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A wonderful example of the Gothic style, Siena´s cathedral also known as Duomo di Santa Maria dell'Assunta is located in Piazza del Duomo, facing the Ospedale di Santa Maria della Scala. Most of the cathedral was built in 20 years, starting in 1196 yet other important parts were continued in the following century. The cathedral is part of a magnificent complex formed by itsbaptistry and its bell tower...the three of them paying homage to the Gothic splendour. Beautiful but imposing, the cathedral is admired throughout Italy and worldwide due to its loyalty to the Gothic style.
Twelve steps, in honour of the twelve apostles, lead to the cathedral.
After finishing the construction of the cathedral, the white, green and red marble façade (Picture 1) was left unfinished by Giovanni Pisano when he died. Completion was reached in the 1300s. The two portals in the lower section are topped with lunettes ann Gothic frontons.The gables’ mosaics were added in the 1800s. Giovanni Pisano’s statues in the lower section were replaced by reproductions as the originals are kept in the museum next-door.
In the 14th century there was a project planned, which was never carried out because of the plague, to make the cathedral the biggest worldwide.
To meet Saint Bernardino's wishes, a Sun Symbol, symbolizing Jesus, was added above the main portal in the 1400s. 
Other modifications carried out in the 1800s were the addition of the gold Venetian mosaics fronting the cathedral. In the last century Enrico Manfrini was commissioned to sculpt the bronze doors which replaced the original main portal.
Inside, walls and pillars are striped in white and black matching the exterior. The vaults are blue dotted with golden stars and the nave is bedecked with 172  plaster busts of popes.
The inlaid marble floors were created by various artists and finishing its decoration took 2 centuries. 56 panels are displayed on the floors representing scenes from history and the Bible, such as the She-wolf of Siena and the Wheel of Fortune, and Emperor Segismund Enthroned. Among the artists who left their mark on the floor are Domenico di Bartolo, Domenico di Niccolò dei Cori, Alberto Aringhieri and Domenico Beccafumi. Only for a few days in August are all panels are visible as they are protected and covered for the rest of the year.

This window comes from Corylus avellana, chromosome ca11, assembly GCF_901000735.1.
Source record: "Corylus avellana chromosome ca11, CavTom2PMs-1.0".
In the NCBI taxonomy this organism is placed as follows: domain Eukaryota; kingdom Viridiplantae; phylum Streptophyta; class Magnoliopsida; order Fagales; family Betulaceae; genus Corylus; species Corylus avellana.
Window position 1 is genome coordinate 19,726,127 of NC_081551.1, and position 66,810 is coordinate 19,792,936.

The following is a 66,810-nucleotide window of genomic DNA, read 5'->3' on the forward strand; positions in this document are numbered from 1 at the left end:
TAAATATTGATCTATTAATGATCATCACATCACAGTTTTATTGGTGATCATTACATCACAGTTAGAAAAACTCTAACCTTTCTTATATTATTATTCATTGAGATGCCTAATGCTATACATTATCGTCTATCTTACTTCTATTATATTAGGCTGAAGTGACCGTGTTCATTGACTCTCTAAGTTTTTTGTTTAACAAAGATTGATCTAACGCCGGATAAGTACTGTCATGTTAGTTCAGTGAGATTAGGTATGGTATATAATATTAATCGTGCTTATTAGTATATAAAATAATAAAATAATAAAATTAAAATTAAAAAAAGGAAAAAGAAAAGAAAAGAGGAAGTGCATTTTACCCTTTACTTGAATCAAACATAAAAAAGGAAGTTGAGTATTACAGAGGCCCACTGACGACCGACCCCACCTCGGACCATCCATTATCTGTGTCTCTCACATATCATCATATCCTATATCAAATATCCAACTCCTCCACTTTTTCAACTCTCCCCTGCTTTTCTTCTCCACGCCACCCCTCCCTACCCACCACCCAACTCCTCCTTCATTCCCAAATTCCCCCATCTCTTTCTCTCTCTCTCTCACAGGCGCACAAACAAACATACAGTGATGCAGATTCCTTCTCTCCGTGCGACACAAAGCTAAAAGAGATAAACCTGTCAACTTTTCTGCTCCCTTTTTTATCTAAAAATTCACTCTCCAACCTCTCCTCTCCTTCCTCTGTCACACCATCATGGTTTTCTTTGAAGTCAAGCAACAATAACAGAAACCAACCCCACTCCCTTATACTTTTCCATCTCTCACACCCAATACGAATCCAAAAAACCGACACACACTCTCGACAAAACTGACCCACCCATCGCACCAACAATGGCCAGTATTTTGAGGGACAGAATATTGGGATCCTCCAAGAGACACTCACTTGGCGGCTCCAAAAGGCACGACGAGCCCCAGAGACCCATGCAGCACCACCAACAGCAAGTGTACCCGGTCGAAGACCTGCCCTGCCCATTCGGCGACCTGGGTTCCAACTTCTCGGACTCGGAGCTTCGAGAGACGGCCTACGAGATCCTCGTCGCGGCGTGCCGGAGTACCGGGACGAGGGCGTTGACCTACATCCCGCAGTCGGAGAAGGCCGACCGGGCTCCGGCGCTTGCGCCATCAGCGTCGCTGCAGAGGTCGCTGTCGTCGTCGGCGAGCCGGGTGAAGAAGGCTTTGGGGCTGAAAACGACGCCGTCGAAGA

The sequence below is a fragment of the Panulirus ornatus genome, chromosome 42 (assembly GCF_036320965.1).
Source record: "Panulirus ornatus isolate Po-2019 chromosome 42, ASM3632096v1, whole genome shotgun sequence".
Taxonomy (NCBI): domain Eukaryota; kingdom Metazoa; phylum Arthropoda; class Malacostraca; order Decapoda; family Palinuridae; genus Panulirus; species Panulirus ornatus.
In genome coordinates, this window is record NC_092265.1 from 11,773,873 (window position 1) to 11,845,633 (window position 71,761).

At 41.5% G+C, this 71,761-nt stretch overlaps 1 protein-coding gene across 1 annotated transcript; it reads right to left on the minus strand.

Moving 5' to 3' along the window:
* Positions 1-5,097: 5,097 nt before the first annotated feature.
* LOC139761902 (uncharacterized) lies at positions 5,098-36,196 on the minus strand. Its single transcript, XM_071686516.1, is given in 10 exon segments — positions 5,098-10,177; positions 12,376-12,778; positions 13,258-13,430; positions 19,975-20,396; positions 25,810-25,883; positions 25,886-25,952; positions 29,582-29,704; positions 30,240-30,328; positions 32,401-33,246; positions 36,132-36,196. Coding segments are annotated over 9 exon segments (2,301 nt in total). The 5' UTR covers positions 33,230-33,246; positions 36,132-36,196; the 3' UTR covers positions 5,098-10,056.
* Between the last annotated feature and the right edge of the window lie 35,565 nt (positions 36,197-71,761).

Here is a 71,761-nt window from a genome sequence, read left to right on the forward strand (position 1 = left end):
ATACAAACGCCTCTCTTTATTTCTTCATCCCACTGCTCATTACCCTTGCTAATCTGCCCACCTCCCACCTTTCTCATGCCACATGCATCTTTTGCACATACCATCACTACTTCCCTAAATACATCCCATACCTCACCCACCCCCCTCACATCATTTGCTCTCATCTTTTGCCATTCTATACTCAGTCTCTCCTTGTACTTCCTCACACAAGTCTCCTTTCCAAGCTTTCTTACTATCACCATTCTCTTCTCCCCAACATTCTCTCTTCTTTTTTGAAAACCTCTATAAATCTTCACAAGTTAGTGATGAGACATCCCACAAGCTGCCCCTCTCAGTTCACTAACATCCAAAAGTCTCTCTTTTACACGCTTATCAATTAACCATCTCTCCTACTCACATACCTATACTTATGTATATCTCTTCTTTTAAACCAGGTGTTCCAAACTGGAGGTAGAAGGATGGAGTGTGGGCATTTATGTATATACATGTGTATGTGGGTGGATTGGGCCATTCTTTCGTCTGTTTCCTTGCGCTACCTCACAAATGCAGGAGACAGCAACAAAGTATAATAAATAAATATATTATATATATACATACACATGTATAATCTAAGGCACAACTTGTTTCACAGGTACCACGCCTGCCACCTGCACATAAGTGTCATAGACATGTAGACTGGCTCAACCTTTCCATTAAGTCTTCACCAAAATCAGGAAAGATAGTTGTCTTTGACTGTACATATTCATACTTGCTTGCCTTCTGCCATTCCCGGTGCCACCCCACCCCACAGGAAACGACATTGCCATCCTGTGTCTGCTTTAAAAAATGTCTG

The presbitery's high altar is Baldassarre Peruzzi's fine work and the candelabra with angels flanking the altar are Francesco di Giorgio Martini's.
The Gothic 13th century pulpit (Picture 3) made of marble and porphyry was created by Nicola and Giovanni Pisano. Another highlight is Donatello’s bronze Saint John Baptist in a chapel near the north transept.
Among other pieces of art to highlight in the building are: Michelangelo's Saint Peter and the statues of Chigi Chapel by Gian Lorenzo Bernini.
Renaissance artists such as Tino de Camaino, Donatello and Neroccio de Landi were commissioned to create the funeral monuments to Cardinal Riccardo Petroni, Bishop Gioavanni di Bartolomeo Pecci and Bishop Tomasso Piccolomini.
In the left transept is the Chapel of San Giovanni Battista whose pieces of art are Donatello's bronze statue of Saint John, Pinturicchio's frescoes depicting religious scenes as well as secular scenes of Alberto Arighieri's life. 
The Cappella Chigi or Cappella della Madonna del Voto is in the right transept. This eye catching chapel stuns visitors with its gilded cupola by Johann Paul Schor and the San Girolamo and Santa Maria Maddalena statues created by Bernini. Other highlights are Antonio Raggi's Saint Bernardino of Siena and Ercole Terrata's Santa Caterina di Siena, as well as the breathtaking columns, originally decorating the Palazzo Laterano in Rome and the Madonna del Voto executed by the Scuola di Siena.